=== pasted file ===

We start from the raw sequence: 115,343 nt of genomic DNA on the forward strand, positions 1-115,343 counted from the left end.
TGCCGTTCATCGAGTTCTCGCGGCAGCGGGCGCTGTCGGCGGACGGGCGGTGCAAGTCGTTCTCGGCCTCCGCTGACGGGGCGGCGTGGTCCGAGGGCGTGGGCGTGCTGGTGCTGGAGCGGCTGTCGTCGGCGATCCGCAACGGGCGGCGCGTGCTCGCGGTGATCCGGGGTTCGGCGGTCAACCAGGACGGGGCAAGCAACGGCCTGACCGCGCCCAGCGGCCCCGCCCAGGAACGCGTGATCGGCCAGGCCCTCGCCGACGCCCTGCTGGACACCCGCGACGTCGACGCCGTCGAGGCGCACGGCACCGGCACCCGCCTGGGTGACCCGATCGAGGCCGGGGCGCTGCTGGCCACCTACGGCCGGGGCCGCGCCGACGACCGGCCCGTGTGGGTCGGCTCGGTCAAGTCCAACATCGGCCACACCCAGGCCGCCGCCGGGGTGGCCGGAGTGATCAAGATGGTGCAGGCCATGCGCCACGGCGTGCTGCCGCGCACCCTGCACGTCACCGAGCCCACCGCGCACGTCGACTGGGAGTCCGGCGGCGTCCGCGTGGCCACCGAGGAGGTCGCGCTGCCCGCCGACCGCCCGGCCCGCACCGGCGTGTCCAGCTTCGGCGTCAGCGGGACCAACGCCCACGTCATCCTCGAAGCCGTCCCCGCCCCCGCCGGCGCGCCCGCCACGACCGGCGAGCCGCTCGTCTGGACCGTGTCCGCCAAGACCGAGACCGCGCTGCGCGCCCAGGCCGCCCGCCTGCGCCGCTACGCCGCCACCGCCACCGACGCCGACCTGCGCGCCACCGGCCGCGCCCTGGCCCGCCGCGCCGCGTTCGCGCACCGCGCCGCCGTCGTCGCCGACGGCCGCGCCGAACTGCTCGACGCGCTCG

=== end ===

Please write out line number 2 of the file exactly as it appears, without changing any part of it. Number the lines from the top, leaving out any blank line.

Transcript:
TGCCGTTCATCGAGTTCTCGCGGCAGCGGGCGCTGTCGGCGGACGGGCGGTGCAAGTCGTTCTCGGCCTCCGCTGACGGGGCGGCGTGGTCCGAGGGCGTGGGCGTGCTGGTGCTGGAGCGGCTGTCGTCGGCGATCCGCAACGGGCGGCGCGTGCTCGCGGTGATCCGGGGTTCGGCGGTCAACCAGGACGGGGCAAGCAACGGCCTGACCGCGCCCAGCGGCCCCGCCCAGGAACGCGTGATCGGCCAGGCCCTCGCCGACGCCCTGCTGGACACCCGCGACGTCGACGCCGTCGAGGCGCACGGCACCGGCACCCGCCTGGGTGACCCGATCGAGGCCGGGGCGCTGCTGGCCACCTACGGCCGGGGCCGCGCCGACGACCGGCCCGTGTGGGTCGGCTCGGTCAAGTCCAACATCGGCCACACCCAGGCCGCCGCCGGGGTGGCCGGAGTGATCAAGATGGTGCAGGCCATGCGCCACGGCGTGCTGCCGCGCACCCTGCACGTCACCGAGCCCACCGCGCACGTCGACTGGGAGTCCGGCGGCGTCCGCGTGGCCACCGAGGAGGTCGCGCTGCCCGCCGACCGCCCGGCCCGCACCGGCGTGTCCAGCTTCGGCGTCAGCGGGACCAACGCCCACGTCATCCTCGAAGCCGTCCCCGCCCCCGCCGGCGCGCCCGCCACGACCGGCGAGCCGCTCGTCTGGACCGTGTCCGCCAAGACCGAGACCGCGCTGCGCGCCCAGGCCGCCCGCCTGCGCCGCTACGCCGCCACCGCCACCGACGCCGACCTGCGCGCCACCGGCCGCGCCCTGGCCCGCCGCGCCGCGTTCGCGCACCGCGCCGCCGTCGTCGCCGACGGCCGCGCCGAACTGCTCGACGCGCTCG